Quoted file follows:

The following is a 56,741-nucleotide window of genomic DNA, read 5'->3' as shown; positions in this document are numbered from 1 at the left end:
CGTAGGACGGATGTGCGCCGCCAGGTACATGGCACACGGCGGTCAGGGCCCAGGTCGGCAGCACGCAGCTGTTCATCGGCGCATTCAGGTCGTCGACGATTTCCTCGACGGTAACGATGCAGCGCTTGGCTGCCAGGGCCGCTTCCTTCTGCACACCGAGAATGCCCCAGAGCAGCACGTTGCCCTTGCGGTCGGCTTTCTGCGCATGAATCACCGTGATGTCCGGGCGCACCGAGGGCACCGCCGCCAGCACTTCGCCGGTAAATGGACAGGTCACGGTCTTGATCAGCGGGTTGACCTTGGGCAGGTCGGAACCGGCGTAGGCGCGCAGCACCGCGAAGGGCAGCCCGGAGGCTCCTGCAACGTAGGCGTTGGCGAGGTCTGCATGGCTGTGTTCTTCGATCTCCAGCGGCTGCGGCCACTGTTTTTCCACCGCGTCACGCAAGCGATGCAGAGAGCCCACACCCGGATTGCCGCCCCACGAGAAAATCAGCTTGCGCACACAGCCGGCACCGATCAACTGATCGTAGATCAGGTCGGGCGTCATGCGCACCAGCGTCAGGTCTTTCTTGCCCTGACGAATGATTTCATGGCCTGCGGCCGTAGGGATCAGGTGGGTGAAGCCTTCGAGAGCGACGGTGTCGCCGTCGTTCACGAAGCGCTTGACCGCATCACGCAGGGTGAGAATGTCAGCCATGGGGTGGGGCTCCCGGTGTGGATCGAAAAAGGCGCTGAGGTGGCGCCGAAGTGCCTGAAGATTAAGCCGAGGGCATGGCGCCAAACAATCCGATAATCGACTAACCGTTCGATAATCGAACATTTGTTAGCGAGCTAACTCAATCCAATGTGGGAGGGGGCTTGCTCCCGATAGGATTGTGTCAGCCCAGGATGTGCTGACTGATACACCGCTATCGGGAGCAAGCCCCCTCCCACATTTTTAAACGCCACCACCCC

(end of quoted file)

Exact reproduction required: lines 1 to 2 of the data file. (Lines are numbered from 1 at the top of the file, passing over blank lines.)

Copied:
The following is a 56,741-nucleotide window of genomic DNA, read 5'->3' as shown; positions in this document are numbered from 1 at the left end:
CGTAGGACGGATGTGCGCCGCCAGGTACATGGCACACGGCGGTCAGGGCCCAGGTCGGCAGCACGCAGCTGTTCATCGGCGCATTCAGGTCGTCGACGATTTCCTCGACGGTAACGATGCAGCGCTTGGCTGCCAGGGCCGCTTCCTTCTGCACACCGAGAATGCCCCAGAGCAGCACGTTGCCCTTGCGGTCGGCTTTCTGCGCATGAATCACCGTGATGTCCGGGCGCACCGAGGGCACCGCCGCCAGCACTTCGCCGGTAAATGGACAGGTCACGGTCTTGATCAGCGGGTTGACCTTGGGCAGGTCGGAACCGGCGTAGGCGCGCAGCACCGCGAAGGGCAGCCCGGAGGCTCCTGCAACGTAGGCGTTGGCGAGGTCTGCATGGCTGTGTTCTTCGATCTCCAGCGGCTGCGGCCACTGTTTTTCCACCGCGTCACGCAAGCGATGCAGAGAGCCCACACCCGGATTGCCGCCCCACGAGAAAATCAGCTTGCGCACACAGCCGGCACCGATCAACTGATCGTAGATCAGGTCGGGCGTCATGCGCACCAGCGTCAGGTCTTTCTTGCCCTGACGAATGATTTCATGGCCTGCGGCCGTAGGGATCAGGTGGGTGAAGCCTTCGAGAGCGACGGTGTCGCCGTCGTTCACGAAGCGCTTGACCGCATCACGCAGGGTGAGAATGTCAGCCATGGGGTGGGGCTCCCGGTGTGGATCGAAAAAGGCGCTGAGGTGGCGCCGAAGTGCCTGAAGATTAAGCCGAGGGCATGGCGCCAAACAATCCGATAATCGACTAACCGTTCGATAATCGAACATTTGTTAGCGAGCTAACTCAATCCAATGTGGGAGGGGGCTTGCTCCCGATAGGATTGTGTCAGCCCAGGATGTGCTGACTGATACACCGCTATCGGGAGCAAGCCCCCTCCCACATTTTTAAACGCCACCACCCC